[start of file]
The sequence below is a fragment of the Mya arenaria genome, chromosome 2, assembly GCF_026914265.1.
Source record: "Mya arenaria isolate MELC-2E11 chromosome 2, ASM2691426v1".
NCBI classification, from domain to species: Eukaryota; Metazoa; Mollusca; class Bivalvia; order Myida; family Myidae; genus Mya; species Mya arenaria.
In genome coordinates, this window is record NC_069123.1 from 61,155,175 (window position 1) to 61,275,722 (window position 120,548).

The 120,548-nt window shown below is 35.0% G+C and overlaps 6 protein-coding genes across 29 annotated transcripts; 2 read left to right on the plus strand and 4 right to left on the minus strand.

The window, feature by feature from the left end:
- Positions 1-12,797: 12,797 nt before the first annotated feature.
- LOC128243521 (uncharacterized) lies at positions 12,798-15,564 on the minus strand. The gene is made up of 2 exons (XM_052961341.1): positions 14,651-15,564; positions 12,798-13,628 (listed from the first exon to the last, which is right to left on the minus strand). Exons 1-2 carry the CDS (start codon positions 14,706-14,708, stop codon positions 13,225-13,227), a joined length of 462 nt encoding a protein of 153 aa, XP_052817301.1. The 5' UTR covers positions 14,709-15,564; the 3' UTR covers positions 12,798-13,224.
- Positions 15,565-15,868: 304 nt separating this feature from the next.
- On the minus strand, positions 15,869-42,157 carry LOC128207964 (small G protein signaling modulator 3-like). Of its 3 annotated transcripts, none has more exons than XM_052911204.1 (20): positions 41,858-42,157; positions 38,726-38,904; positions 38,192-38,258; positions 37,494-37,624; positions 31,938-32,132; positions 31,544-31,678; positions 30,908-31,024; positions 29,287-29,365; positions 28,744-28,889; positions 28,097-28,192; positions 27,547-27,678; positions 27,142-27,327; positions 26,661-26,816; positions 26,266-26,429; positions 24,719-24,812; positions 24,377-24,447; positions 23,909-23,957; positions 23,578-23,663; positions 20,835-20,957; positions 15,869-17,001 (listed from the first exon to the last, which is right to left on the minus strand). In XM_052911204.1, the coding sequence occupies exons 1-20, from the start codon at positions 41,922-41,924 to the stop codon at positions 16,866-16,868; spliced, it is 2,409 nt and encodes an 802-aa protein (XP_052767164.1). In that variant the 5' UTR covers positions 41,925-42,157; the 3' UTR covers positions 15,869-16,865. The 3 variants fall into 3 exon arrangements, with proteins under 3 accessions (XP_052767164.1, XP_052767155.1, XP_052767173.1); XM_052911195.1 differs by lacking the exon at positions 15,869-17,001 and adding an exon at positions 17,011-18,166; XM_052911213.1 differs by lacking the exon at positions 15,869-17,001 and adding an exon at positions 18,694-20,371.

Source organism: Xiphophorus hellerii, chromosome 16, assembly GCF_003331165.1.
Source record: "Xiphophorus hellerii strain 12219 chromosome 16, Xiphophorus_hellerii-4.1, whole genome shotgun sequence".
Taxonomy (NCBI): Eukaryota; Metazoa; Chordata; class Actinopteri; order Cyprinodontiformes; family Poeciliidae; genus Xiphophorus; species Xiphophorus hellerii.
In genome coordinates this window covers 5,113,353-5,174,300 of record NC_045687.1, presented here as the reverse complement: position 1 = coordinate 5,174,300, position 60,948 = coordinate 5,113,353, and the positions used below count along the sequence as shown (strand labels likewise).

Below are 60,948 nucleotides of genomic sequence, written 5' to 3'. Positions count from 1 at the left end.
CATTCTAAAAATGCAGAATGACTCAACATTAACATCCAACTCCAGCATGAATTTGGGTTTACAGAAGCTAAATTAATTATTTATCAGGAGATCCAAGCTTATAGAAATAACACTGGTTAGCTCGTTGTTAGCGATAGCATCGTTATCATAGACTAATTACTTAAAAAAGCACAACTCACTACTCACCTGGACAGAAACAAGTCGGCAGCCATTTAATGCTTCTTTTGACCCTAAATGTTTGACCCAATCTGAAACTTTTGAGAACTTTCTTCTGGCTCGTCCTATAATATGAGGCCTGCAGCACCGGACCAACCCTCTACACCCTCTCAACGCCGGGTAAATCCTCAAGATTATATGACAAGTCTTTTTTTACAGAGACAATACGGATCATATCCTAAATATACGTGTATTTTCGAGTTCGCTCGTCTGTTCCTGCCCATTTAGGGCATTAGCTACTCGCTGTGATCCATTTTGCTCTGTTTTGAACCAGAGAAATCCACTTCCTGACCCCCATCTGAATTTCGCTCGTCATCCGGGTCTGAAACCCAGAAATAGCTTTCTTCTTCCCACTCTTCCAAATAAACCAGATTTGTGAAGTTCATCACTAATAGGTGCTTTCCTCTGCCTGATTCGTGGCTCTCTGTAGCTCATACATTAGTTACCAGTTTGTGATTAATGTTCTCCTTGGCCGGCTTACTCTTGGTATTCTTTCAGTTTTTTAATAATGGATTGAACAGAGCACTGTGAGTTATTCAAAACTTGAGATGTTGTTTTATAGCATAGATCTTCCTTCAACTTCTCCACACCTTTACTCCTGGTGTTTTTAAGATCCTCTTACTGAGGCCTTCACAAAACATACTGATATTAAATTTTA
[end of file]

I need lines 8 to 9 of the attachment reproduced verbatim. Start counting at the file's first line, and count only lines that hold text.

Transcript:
- LOC128243521 (uncharacterized) lies at positions 12,798-15,564 on the minus strand. The gene is made up of 2 exons (XM_052961341.1): positions 14,651-15,564; positions 12,798-13,628 (listed from the first exon to the last, which is right to left on the minus strand). Exons 1-2 carry the CDS (start codon positions 14,706-14,708, stop codon positions 13,225-13,227), a joined length of 462 nt encoding a protein of 153 aa, XP_052817301.1. The 5' UTR covers positions 14,709-15,564; the 3' UTR covers positions 12,798-13,224.
- Positions 15,565-15,868: 304 nt separating this feature from the next.